The ACT has been phasing out stamp duty in favour of land tax for several years. The South Australian and NSW governments have proposed similar moves.
Several states also have stamp duty concessions for first homes purchased under particular prices.
The recent NSW intergenerational report found the need to pay upfront stamp duty typically adds 1.8 years to the time it takes to save for a deposit.
Potential ‘painful solutions’ to the housing problem are politically unpopular
The deposit schemes and stamp duty concessions may make it easier for some would-be buyers to save the required amount to enter the market.
However, they also add to the demand for housing and therefore contribute to higher prices, as more people try to jump into the market sooner.
Professor Ong ViforJ says additional reform is needed, to reduce tax incentives for housing investors.
“Many of them already own a family home, but they’re seeking that attractive investment by purchasing the second or the third property,” she said.
That’s not politically popular, however.
“They’re painful solutions … we do need political leadership and willingness amongst our policymakers to execute them,” Professor Ong ViforJ said.
Labor lost the 2019 federal election after campaigning on scrapping negative gearing for existing properties and halving the capital gains tax discount.
Ms Hutley said the modelling had shown changes to both those tax breaks would improve affordability, in the near-term at least.
“Unfortunately, as is so often the case, good economics doesn’t necessarily marry up with what’s politically expedient to do,” she said.
In New Zealand, the government has made significant changes to tax concessions, including removing tax deductibility for mortgage interest costs for property investors.
Housing Minister Mr Sukkar said the government would not consider similar changes.
“The more you tax something, the less of whatever you tax you get, and our view very clearly is the last thing the Australian homeowners and Australian investors need are more taxes on housing,” he said.
Experts want young people to be considered in housing policy going forward
Long-term planning across the states and territories is key to addressing housing affordability, Ms Hutley says.
She’s calling on governments to look at the drivers of high prices, which she describes as “very simple economics”.
“Or we can improve amenity in further-to-reach areas so that people can travel more easily, better their access to schools and hospitals and retail … or we can encourage regionalisation.”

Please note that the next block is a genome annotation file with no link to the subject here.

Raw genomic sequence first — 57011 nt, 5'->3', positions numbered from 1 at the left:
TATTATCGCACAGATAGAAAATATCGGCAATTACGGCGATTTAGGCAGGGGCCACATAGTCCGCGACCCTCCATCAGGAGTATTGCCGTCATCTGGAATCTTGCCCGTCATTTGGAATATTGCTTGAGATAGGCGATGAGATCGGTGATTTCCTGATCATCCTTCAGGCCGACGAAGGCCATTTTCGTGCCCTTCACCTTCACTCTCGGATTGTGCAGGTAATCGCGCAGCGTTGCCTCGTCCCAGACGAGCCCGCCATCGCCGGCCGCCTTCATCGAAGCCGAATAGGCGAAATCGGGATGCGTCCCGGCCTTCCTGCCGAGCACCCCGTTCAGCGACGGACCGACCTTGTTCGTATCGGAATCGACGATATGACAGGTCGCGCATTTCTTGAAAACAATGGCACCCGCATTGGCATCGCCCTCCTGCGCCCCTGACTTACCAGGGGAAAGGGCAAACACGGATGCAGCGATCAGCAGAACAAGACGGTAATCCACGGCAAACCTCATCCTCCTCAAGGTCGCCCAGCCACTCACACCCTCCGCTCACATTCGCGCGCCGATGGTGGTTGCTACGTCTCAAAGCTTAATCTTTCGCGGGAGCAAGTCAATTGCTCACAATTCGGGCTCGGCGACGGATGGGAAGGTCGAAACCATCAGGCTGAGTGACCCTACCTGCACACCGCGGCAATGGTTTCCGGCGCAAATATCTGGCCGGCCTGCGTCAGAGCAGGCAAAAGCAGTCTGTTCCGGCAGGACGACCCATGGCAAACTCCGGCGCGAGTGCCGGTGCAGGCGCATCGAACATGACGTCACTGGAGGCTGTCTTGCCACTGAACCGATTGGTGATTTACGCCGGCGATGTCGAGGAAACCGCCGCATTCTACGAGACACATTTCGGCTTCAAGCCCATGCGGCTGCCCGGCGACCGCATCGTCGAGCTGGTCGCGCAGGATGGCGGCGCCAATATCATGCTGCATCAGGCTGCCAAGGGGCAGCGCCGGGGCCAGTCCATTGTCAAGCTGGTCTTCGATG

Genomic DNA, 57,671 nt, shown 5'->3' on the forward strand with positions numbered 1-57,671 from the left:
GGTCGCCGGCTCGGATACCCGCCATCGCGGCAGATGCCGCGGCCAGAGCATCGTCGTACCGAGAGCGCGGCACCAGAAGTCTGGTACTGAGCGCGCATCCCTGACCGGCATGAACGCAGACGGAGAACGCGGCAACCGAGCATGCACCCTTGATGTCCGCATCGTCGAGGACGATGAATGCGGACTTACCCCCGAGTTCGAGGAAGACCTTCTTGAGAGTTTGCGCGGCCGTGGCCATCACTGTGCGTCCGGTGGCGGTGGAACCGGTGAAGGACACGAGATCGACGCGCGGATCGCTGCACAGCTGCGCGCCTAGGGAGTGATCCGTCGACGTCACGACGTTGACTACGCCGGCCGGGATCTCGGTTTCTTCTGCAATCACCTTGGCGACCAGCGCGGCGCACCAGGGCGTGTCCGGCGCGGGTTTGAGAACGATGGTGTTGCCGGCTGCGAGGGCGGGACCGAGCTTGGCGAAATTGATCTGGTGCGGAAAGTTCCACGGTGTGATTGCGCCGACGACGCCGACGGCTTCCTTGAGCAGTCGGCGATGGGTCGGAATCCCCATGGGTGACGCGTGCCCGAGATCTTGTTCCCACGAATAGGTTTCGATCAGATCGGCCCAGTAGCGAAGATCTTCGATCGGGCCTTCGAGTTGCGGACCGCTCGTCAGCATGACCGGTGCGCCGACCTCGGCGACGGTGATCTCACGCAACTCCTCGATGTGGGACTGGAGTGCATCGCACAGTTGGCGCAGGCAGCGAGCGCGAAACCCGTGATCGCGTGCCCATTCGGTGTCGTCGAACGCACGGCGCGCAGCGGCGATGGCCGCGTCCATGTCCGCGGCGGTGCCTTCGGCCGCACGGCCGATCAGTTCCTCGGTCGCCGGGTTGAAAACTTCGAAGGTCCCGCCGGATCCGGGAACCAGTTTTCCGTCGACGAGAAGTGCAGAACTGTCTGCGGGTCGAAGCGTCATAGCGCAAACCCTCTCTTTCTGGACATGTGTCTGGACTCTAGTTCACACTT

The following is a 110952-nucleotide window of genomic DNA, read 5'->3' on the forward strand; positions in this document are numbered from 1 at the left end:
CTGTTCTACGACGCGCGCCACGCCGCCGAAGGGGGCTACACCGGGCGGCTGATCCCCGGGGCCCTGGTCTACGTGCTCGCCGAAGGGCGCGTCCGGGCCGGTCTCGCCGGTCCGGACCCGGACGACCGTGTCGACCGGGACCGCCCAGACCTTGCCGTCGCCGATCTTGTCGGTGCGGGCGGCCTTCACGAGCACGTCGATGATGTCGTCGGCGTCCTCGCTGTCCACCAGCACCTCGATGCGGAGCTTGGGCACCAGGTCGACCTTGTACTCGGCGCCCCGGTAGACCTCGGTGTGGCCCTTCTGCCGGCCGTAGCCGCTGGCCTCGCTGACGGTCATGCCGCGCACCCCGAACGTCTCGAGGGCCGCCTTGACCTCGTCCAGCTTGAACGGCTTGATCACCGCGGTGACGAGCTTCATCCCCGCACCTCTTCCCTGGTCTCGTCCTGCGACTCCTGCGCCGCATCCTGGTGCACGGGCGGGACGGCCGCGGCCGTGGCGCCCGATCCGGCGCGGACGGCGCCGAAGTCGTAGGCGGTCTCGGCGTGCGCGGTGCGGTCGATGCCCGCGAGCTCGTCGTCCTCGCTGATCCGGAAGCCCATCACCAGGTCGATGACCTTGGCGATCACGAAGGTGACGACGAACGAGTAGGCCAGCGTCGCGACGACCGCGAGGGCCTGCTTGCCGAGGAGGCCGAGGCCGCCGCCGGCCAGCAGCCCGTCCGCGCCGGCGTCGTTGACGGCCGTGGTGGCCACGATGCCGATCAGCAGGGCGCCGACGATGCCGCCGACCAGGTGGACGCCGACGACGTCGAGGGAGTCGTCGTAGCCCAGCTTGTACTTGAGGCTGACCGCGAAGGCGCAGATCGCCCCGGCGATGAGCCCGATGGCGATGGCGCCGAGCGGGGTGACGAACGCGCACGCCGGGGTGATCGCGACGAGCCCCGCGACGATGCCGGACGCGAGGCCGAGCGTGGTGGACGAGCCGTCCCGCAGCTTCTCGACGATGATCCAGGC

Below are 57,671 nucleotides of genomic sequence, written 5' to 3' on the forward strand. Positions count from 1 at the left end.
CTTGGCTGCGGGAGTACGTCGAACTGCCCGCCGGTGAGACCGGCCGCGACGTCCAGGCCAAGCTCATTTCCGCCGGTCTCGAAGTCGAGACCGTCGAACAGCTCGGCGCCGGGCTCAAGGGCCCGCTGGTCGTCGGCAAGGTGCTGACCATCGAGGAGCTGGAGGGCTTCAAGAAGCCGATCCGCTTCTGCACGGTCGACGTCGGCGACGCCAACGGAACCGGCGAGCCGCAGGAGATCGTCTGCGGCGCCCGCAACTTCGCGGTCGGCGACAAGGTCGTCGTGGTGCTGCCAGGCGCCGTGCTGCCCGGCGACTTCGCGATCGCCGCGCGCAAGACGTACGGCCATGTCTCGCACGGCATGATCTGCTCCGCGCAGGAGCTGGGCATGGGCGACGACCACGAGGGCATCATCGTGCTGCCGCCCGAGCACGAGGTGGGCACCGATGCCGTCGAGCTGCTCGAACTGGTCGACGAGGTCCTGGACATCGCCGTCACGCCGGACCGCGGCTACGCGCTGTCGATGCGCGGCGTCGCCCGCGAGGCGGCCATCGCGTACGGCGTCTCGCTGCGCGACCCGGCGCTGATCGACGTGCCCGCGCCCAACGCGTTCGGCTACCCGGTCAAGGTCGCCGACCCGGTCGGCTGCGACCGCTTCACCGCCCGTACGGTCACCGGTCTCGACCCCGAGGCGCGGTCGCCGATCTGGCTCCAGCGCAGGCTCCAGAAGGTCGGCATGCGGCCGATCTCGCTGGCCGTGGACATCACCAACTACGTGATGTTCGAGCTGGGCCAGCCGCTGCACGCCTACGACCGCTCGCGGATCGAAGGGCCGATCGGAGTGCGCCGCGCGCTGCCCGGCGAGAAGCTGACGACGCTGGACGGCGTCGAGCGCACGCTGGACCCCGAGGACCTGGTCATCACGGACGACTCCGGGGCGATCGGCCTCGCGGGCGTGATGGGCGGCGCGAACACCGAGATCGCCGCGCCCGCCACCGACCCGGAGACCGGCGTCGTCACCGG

For now, the COVID-19 pandemic has put the brakes on immigration, the source of Australia’s population growth and some of the demand for housing.
Ms Hutley says the proof that increased supply does limit upward pressure on prices can be seen in the apartment market.
“You haven’t seen apartment prices go up nearly as much as standalone houses, but of course with COVID, there’s been much more demand for those standalone houses,” she said.
Changes to zoning, planning and the construction and infrastructure pipelines are not immediate fixes.
In the meantime, many would-be buyers remain in the rental market, while those struggling to access rentals may turn to social housing.
In Hobart, the housing situation is particularly fraught — house prices have climbed sharply and there’s a lack of affordable rentals, with a very low vacancy rate.
“We’re hearing from young people that housing availability and affordability is incredibly challenging,” Youth Network of Tasmania chief executive Tania Hunt said.
“Young people are finding it hard to afford to break into the private rental market.
“We have young people who are on the social housing register, who, unfortunately, are only allocated a small percentage of social housing in our community.”
Ms Hunt says young people need to be at the centre of government housing policies, and hopes the recently re-elected Liberal government in the state will deliver on a number of commitments, including more social housing.
“I think that those initiatives are really a good step in the right direction, but we do need to see a lot more to support young people into affordable and appropriate housing in our community.”
The Australia Talks National Survey asked 60,000 Australians about their lives and what keeps them up at night. Use our interactive tool to see the results and how your answers compare.
Then, tune in at 8:00pm on Monday, June 21 to watch hosts Annabel Crabb and Nazeem Hussain take you through the key findings and explore the survey with some of Australia’s best-loved celebrities.